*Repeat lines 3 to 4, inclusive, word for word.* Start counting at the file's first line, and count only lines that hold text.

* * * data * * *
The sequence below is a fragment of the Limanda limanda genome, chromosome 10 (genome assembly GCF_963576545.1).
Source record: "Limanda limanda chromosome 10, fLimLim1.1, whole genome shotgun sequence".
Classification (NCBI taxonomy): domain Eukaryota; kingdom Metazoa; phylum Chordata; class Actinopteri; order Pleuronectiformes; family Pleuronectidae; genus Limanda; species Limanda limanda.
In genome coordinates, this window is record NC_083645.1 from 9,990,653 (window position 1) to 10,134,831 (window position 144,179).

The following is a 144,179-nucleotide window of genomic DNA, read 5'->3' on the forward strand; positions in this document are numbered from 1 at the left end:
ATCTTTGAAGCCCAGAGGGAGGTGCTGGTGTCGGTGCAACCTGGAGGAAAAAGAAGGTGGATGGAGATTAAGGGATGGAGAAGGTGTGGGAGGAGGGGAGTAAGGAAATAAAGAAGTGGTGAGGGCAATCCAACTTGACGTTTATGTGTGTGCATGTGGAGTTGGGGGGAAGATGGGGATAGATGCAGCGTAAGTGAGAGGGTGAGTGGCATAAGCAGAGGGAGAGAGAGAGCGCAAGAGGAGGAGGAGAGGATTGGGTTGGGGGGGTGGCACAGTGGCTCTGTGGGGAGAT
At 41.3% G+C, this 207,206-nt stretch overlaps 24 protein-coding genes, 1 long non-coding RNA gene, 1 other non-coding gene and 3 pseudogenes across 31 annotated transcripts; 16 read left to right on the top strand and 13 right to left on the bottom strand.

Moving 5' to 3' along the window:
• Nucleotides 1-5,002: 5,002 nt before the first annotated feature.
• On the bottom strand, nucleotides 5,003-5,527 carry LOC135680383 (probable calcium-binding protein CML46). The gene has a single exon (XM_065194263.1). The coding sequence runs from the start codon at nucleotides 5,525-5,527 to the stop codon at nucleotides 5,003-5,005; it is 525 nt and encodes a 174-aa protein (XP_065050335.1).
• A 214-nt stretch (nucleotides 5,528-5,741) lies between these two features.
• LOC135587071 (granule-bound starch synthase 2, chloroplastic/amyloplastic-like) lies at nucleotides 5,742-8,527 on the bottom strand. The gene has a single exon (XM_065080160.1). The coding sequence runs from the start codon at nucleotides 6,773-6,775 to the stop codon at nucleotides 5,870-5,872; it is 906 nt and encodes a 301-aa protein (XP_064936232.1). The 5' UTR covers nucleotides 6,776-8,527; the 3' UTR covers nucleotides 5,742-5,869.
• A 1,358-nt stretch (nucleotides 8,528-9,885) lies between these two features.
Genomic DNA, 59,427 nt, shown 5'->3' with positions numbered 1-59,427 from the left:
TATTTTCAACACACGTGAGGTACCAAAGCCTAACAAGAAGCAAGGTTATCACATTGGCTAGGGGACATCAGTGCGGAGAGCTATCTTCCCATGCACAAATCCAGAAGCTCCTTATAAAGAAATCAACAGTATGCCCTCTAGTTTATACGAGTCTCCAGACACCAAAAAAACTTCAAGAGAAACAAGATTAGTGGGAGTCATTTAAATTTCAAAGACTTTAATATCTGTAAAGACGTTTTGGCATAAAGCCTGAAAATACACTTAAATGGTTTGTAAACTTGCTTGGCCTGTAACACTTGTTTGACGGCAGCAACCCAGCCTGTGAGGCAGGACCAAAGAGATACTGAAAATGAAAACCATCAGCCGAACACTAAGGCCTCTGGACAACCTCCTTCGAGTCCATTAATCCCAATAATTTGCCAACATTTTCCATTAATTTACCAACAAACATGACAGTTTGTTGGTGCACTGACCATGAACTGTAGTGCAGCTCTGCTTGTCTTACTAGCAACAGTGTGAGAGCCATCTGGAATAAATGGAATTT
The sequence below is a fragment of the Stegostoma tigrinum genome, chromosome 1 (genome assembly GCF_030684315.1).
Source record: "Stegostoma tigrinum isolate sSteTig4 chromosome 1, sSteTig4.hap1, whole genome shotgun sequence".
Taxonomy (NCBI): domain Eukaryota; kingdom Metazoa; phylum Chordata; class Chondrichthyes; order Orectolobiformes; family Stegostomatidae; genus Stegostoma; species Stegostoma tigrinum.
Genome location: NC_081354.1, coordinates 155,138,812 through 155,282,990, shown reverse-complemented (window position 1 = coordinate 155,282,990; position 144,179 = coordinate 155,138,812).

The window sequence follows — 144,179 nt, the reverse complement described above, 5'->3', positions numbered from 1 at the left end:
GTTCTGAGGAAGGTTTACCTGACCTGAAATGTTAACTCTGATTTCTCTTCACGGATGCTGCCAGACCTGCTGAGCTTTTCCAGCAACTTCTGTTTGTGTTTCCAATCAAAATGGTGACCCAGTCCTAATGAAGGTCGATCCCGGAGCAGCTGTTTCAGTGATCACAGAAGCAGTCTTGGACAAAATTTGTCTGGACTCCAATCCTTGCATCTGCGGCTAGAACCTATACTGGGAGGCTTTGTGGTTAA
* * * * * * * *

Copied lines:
Classification (NCBI taxonomy): domain Eukaryota; kingdom Metazoa; phylum Chordata; class Actinopteri; order Pleuronectiformes; family Pleuronectidae; genus Limanda; species Limanda limanda.
In genome coordinates, this window is record NC_083645.1 from 9,990,653 (window position 1) to 10,134,831 (window position 144,179).